Backend API

Creating a new API is not easy. The important thing is to set rules and follow them. I will show some ideas about the API in the article.

Who is going to use our API?

If we create a new API we must know, who is going to use our API. Each type of API has different requirements.

  • WEB API – is used mostly by javascript (typescript…) from frontend application. The API may follow some frontend requirements. Changing API is safe, we do not care about backward compatibility.
  • Public API – is used by 3d party systems. We must be very careful. If we put some functionality there, we cannot remove it later, because other systems may use it forever. Backward compatibility is critical.
  • Mobile API – it is between WEB API and Public API. Before changing the API we must force our users to upgrade their mobile applications. Sometimes it is not possible.


I believe the classic REST API is not suitable for the most use cases. HTTP is a protocol designed for browsing HTML pages, not for calling remote methods. I prefer to use RPC (remote procedure call) based on HTTP. It is similar to REST API but technically it is not REST API. The RPC API rules are simple:

  1. Always use POST methods. 
  2. Input is always JSON, the output is always JSON.
  3. If the method finishes with a success, the status is 200.
  4. It the method finishes with an error, the status is 400 (client error) or 500 (server error).
  5. If the method finishes with an error, always include an error message and application error code in the JSON result.

Why always use POST methods instead of GET?

GET query string is more complicated. We have to be careful about sensitive data as the query string usually goes to the server log files. We have to be careful with proper character encoding. And length of query string may be limited.
Compare this query string with GET method:


And the same with JSON POST method:

 "fulltextFilter":"Žlutý kůň",
 "sort": [
 "limit": 100

Why having a different parameter encoding for GET and POST methods?
The best way is to have it united. Everything is POST and it is simple and clear.

Sometimes GET method is useful. For example, if we need to create a permanent web link to the document. But it is not RPC in this case.

Error handling

Why not use other error codes than 400 or 500?

Because HTTP status codes are related to the HTTP protocol, not the application itself. For example, error code 404 – the resource is not available. We want to distinguish between two cases:

  1. URL address of API is invalid. 
  2. The requested document does not exist.

We should not use the same code 404 for both cases. It may be confusing. For the first case, 404 error should be used, because it is an infrastructure problem. This error is generated by a web container or proxy.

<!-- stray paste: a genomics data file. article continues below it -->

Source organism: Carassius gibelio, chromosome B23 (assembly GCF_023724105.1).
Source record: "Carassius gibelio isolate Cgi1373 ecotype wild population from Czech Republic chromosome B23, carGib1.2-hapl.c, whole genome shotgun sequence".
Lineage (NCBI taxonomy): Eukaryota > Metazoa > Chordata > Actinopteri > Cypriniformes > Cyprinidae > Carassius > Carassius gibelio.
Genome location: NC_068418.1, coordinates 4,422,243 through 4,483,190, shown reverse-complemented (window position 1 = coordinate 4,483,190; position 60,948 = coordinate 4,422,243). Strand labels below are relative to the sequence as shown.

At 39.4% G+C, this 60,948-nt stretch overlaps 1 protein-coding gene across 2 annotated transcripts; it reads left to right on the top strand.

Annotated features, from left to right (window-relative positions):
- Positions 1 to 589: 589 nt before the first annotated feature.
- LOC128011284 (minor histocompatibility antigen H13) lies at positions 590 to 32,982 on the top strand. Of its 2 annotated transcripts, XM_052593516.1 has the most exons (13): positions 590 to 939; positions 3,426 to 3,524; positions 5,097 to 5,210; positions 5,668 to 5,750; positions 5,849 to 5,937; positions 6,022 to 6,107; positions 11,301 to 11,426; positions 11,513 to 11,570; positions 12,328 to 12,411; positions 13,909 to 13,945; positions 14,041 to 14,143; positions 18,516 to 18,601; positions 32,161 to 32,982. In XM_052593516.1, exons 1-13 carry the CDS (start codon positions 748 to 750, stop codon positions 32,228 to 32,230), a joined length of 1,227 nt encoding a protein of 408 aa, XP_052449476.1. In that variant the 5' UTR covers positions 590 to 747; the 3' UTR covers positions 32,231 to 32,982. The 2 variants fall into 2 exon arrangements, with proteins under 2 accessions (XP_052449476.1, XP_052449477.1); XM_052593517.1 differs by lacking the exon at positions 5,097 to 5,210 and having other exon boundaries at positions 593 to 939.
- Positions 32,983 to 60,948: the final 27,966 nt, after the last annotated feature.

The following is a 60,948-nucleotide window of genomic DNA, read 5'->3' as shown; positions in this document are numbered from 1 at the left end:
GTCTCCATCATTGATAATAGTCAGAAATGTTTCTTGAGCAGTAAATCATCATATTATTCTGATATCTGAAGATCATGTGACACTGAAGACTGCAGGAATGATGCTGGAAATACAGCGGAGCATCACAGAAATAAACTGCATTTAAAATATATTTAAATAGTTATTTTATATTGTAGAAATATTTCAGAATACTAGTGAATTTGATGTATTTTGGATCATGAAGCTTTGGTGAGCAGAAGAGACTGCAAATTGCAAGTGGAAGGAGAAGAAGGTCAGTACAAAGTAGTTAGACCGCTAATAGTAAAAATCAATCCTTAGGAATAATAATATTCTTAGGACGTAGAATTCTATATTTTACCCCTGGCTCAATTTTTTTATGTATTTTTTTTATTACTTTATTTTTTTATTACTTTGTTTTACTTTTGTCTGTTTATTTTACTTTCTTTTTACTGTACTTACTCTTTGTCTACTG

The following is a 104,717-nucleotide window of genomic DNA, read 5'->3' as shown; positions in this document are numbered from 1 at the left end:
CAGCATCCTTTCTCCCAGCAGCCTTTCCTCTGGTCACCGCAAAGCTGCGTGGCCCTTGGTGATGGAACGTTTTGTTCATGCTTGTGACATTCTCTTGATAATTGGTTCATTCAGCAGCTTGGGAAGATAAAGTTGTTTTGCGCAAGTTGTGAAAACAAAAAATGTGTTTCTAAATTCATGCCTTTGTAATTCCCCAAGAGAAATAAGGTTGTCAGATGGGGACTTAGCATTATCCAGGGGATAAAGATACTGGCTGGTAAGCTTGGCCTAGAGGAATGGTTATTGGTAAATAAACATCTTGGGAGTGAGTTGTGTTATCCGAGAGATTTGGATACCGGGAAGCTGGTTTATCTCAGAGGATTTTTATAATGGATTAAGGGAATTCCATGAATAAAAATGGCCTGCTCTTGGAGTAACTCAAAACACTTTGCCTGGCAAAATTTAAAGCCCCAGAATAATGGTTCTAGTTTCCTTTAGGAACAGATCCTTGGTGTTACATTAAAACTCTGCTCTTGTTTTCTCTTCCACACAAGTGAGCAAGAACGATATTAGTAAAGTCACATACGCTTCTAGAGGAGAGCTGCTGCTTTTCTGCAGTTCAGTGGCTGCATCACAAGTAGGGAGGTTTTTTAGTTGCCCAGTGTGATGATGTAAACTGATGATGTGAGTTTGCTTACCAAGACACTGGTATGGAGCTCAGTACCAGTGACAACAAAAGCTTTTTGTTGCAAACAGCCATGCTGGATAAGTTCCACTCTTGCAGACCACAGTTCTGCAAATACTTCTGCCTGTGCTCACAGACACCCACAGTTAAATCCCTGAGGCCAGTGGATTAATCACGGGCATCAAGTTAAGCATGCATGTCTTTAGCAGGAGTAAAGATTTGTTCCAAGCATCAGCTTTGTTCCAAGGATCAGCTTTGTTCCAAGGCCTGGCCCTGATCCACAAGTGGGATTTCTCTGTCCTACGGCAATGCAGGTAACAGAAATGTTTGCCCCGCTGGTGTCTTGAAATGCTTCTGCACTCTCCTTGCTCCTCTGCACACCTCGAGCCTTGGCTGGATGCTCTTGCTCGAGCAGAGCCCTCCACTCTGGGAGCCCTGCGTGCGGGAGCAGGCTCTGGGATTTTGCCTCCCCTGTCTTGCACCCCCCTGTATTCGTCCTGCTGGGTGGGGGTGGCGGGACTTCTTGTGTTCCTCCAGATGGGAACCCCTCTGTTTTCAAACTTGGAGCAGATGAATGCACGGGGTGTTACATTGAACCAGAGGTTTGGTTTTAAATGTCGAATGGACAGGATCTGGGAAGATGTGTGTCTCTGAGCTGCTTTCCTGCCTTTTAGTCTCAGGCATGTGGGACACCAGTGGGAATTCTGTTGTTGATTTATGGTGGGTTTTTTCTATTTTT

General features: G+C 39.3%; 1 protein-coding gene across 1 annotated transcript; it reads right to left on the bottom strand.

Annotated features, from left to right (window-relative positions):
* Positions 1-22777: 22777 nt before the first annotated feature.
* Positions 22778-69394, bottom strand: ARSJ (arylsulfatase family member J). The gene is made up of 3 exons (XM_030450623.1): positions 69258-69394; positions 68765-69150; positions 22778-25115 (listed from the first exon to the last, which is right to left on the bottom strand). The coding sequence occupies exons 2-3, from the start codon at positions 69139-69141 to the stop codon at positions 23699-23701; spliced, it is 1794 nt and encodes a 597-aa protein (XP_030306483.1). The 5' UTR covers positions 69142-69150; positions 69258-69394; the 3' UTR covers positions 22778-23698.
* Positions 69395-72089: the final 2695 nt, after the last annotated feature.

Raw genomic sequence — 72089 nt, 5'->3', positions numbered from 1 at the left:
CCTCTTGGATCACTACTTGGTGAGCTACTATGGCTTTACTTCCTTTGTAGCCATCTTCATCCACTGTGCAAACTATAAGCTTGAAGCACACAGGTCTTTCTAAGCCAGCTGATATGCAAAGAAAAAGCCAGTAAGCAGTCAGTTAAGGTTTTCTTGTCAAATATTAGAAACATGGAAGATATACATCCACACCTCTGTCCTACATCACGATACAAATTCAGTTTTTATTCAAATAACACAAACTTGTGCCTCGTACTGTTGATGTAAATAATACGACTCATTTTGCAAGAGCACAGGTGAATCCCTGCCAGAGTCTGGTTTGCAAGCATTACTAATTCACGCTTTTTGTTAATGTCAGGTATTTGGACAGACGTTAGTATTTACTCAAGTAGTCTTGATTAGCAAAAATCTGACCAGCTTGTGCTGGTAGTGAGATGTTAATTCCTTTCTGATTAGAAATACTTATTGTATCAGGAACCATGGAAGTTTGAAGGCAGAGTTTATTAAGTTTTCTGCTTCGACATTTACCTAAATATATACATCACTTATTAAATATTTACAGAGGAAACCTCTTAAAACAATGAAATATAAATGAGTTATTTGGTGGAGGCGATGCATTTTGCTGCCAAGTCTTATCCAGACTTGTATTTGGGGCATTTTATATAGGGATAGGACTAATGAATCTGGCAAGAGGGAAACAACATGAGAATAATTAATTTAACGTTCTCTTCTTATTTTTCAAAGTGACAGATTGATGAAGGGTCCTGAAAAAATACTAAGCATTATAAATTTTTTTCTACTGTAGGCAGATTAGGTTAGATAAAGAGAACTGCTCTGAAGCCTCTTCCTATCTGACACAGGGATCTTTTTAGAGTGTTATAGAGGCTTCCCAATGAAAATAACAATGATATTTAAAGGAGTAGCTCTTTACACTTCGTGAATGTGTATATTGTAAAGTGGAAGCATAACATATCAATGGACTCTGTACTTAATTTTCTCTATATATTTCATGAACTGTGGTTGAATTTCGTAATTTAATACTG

For the second case, 400 general client error is better. This error is raised by our application and it is not an infrastructure problem.  Infrastructure guys are not confused. The error message with 400 status code may look like:

 errorId: "780f959c-aaff-11ea-bb37-0242ac130002",
 localizedUserMessage: "Požadovaný dokument neexistuje",
 systemMessage: "The requested document does not exist",
  • errorId – Unique identification of the request. With this ID we can investigate log files and find important information.
  • localizedMessage – This error message may be shown to the user.
  • systemMessage – This message is important for the software developer who is using our API.
  • errorCode – unique application error code.

400 vs 500

  • 400 – The client error. The client sends us invalid parameters or requests something that we cannot process. In this case, we return error message in JSON file.
  • 500 – The server error. It is our problem, typically RuntimeException or similar. In this case, we return JSON with a general error message and errorId. Then we put as much information possible to the server log (errorId, parameters, stack trace, userId …)


It is not a good idea to return a lot of data in one response. Paging comes into play. The client requests the data, we return a limited set and the client must traverse the result and ask for each page in the different requests.
And we must know who is calling us and why. Because we can offer stable or unstable paging.

What is stable paging?

Stable paging guarantees we traverse all the rows. Each row will be there just once. This is important when some record is created or deleted during the traversal.
Stable paging is ideal for public API when 3d party clients are connected and grabbing data for processing. If we want to implement stable paging, we have to usually enforce database sorting. Sorting by the creation date is a typical example.

Unstable paging is suitable for front-end applications. Users usually do not care if some row is missing in the result set on the web page. The implementation is easy. In this case, clients can define their own sorting.

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